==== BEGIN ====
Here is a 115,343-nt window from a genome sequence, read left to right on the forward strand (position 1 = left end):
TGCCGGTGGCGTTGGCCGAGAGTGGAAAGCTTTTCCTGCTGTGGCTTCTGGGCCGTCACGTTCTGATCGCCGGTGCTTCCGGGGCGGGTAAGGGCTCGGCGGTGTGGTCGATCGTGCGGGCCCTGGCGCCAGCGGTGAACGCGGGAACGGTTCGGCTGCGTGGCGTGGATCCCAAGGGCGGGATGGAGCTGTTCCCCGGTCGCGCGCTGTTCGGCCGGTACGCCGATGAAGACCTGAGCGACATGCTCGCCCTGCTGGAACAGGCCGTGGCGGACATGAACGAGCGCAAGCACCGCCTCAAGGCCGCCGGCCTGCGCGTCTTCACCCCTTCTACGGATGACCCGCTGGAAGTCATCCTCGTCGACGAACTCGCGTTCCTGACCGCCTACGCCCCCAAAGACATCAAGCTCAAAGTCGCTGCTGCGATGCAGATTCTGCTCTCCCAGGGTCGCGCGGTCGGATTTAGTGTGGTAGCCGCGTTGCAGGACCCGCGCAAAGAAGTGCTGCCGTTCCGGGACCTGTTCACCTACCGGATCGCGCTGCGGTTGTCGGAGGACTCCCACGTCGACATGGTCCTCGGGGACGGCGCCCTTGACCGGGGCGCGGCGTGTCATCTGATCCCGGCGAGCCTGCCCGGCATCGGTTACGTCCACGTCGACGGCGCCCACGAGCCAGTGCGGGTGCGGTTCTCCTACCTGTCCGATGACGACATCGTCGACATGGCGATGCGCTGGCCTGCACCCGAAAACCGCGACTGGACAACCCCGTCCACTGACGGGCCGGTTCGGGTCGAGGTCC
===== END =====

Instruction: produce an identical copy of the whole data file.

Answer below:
Here is a 115,343-nt window from a genome sequence, read left to right on the forward strand (position 1 = left end):
TGCCGGTGGCGTTGGCCGAGAGTGGAAAGCTTTTCCTGCTGTGGCTTCTGGGCCGTCACGTTCTGATCGCCGGTGCTTCCGGGGCGGGTAAGGGCTCGGCGGTGTGGTCGATCGTGCGGGCCCTGGCGCCAGCGGTGAACGCGGGAACGGTTCGGCTGCGTGGCGTGGATCCCAAGGGCGGGATGGAGCTGTTCCCCGGTCGCGCGCTGTTCGGCCGGTACGCCGATGAAGACCTGAGCGACATGCTCGCCCTGCTGGAACAGGCCGTGGCGGACATGAACGAGCGCAAGCACCGCCTCAAGGCCGCCGGCCTGCGCGTCTTCACCCCTTCTACGGATGACCCGCTGGAAGTCATCCTCGTCGACGAACTCGCGTTCCTGACCGCCTACGCCCCCAAAGACATCAAGCTCAAAGTCGCTGCTGCGATGCAGATTCTGCTCTCCCAGGGTCGCGCGGTCGGATTTAGTGTGGTAGCCGCGTTGCAGGACCCGCGCAAAGAAGTGCTGCCGTTCCGGGACCTGTTCACCTACCGGATCGCGCTGCGGTTGTCGGAGGACTCCCACGTCGACATGGTCCTCGGGGACGGCGCCCTTGACCGGGGCGCGGCGTGTCATCTGATCCCGGCGAGCCTGCCCGGCATCGGTTACGTCCACGTCGACGGCGCCCACGAGCCAGTGCGGGTGCGGTTCTCCTACCTGTCCGATGACGACATCGTCGACATGGCGATGCGCTGGCCTGCACCCGAAAACCGCGACTGGACAACCCCGTCCACTGACGGGCCGGTTCGGGTCGAGGTCC